PHUKET: The chief of the Phuket Land Department has voiced support for the ongoing investigation into allegations that corrupt government officials colluded with private investors to have land title deeds issued on state land.
“The investigation by the Public Sector Anti-Corruption Commission [PACC] into illegally-issued land documents in Phuket will serve as a deterrent to other people who might be thinking of doing the same,” Sithichai Promchart told the Phuket Gazette.
The announcement by Mr Sithichai follows the discovery by PACC Secretary-general Dusadee Arayawuth and his team that many plots of protected forest land in the Kamala Hills were issued Chanote land title deeds illegally.
The PACC [Secretary-general] has now forwarded his office a list of many more suspect title deeds for closer inspection, including many in the Kamala area, said Mr Sithichai.
“Our office has also sent staff to investigate certain land plots that have ‘problems’. We are now waiting for the results of those investigations,” he added.
Mr Sithichai explained that from 2009 to the present, applicants had presented SorKor 1 papers requesting various title deeds for 4,337 individual plots. Of this total, 1,007 were requests for full Chanote land title deeds. Of these, 526 have already been issued.
All of the remaining applications have been lodged with district land offices in Kathu and Thalang, which are responsible for checking whether or not all the documents provided to support the applications were accurate and legally issued, Mr Sithichai said.
Those deemed valid will be processed, while those that are not will be revoked, he said.
Most of the problem cases are coming from the Kamala area, so applications for plots in that area will be subject to increased scrutiny, he said.
In a related development, the Royal Forestry Department (RFD) has announced it will launch an investigation into the illegal acquisition of land in Phuket, Phang Nga and Krabi after it discovered that more than 2,800 rai of forest reserve areas had been encroached upon over the past two years.
The move comes after the department recently discovered that about 65 rai of forest reserve at Freedom Beach in Patong, with an estimated value of 4 billion baht, had been taken over by “wealthy people”.
Samak Donnapee, chief of the department’s Forest Land Management Bureau, said encroachment into forest reserves had been rising drastically over the past two years, due mainly to the booming tourism industry and the rising price of agricultural products in Phuket, Phang Nga and Krabi.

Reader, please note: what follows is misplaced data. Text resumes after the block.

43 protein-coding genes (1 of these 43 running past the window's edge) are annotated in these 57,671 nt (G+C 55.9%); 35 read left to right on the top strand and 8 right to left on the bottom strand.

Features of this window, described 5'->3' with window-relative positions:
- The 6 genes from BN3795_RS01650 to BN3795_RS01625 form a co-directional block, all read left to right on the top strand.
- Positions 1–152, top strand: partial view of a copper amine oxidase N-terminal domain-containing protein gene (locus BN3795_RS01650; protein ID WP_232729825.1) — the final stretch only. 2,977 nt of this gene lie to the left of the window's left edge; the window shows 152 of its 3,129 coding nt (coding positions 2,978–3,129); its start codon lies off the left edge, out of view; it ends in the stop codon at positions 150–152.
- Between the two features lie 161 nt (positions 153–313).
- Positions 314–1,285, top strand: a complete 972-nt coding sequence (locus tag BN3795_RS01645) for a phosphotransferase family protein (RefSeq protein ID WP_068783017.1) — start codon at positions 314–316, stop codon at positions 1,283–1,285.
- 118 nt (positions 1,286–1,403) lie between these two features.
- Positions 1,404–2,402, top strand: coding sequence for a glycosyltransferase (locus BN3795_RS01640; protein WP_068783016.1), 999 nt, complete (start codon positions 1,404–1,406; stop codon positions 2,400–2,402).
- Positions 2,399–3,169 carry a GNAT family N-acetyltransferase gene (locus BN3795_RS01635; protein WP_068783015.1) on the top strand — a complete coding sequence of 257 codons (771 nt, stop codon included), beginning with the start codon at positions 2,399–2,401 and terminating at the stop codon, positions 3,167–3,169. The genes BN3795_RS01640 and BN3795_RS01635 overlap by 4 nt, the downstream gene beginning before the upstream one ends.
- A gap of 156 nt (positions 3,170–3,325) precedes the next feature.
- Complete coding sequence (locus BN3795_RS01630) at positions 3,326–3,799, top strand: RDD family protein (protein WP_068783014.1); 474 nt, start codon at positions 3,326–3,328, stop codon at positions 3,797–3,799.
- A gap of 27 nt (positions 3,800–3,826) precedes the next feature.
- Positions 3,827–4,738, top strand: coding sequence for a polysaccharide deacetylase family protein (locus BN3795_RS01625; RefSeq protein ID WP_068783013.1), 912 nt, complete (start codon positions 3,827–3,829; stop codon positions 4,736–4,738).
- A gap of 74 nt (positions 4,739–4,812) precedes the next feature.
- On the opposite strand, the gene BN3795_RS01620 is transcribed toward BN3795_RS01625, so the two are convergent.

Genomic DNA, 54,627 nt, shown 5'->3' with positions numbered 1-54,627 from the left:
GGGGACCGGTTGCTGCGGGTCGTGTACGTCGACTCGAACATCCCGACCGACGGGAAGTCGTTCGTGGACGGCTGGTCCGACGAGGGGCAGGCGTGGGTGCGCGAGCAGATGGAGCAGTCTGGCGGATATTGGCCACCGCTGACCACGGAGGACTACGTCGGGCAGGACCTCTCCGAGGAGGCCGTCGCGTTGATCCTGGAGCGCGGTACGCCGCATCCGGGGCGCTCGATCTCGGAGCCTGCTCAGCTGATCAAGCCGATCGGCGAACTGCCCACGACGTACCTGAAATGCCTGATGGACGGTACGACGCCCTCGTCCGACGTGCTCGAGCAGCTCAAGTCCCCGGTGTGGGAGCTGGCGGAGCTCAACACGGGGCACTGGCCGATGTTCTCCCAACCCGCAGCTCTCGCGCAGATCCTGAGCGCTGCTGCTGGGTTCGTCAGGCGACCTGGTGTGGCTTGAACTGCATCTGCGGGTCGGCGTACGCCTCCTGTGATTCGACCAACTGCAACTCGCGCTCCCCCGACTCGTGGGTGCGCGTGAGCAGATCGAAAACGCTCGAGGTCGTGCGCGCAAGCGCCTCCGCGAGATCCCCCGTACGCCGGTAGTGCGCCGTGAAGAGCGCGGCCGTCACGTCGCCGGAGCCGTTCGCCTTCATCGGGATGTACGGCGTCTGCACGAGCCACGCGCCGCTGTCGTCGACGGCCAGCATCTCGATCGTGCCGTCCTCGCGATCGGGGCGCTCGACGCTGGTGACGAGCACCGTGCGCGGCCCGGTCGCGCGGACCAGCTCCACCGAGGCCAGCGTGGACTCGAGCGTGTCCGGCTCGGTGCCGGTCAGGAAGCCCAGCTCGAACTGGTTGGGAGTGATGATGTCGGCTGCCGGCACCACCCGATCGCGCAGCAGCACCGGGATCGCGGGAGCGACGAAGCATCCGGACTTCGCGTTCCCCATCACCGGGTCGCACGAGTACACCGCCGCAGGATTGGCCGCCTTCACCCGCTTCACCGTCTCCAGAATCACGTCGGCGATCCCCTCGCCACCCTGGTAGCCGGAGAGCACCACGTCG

Since 2010, about 2,848 rai of forest reserve land in Krabi, Phuket and Phang Nga have been invaded.
“A lot of resorts and rubber plantations were found in these areas,” Mr Samak said.
The department will also investigate land title deeds and other ownership documents issued in the past three years to see what entitles them to occupy forest reserves.
The RFD will also study satellite images to determine how the encroached land is being used. It will also check the age of the trees in the area to determine how much of the forest land in these reserves had been destroyed or degraded.
“If we find that the so-called ownership is illegal, we will immediately arrest the people and demolish all structures built in the forest reserves,” he said.
According to the RFD report, the three provinces have a total of more than 4,800 square kilometers of land marked out as forest reserves:
Krabi: 2,408.68 sq km
Phang Nga: 2,408.68 sq km
Phuket: 169.30 sq km
Recently, the department found that “wealthy people” were encroaching onto about 547 rai in the Ao Nang-Hang Nak forest reserve in Krabi.
“We found that one man was behind all this. He usually asks local officials to issue title deeds for his land, before he sells the land off to other wealthy people,” Mr Samak said.
Several of the new landowners had visited his office to seek interpretation of the aerial images, many asking officials to issue documents confirming that their land was not located in a forest reserve.
The department also found abnormalities in the interpretation of the aerial images.
Some of the interpretations of the images of encroached-upon land were conducted by a single individual.
Aerial images need to be interpreted by a group of experts from the committee set up to solve problems with encroachment, he said.
Examples of this occurred with land at Freedom Beach in Phuket, Koh Yao in Phang Nga and Mae Ram Phung Beach in Prachuap Khiri Khan, he said.
“Distorted interpretations might benefit rich people who want to own land in forest reserves,” Mr Samak said.
— Warisa Temram
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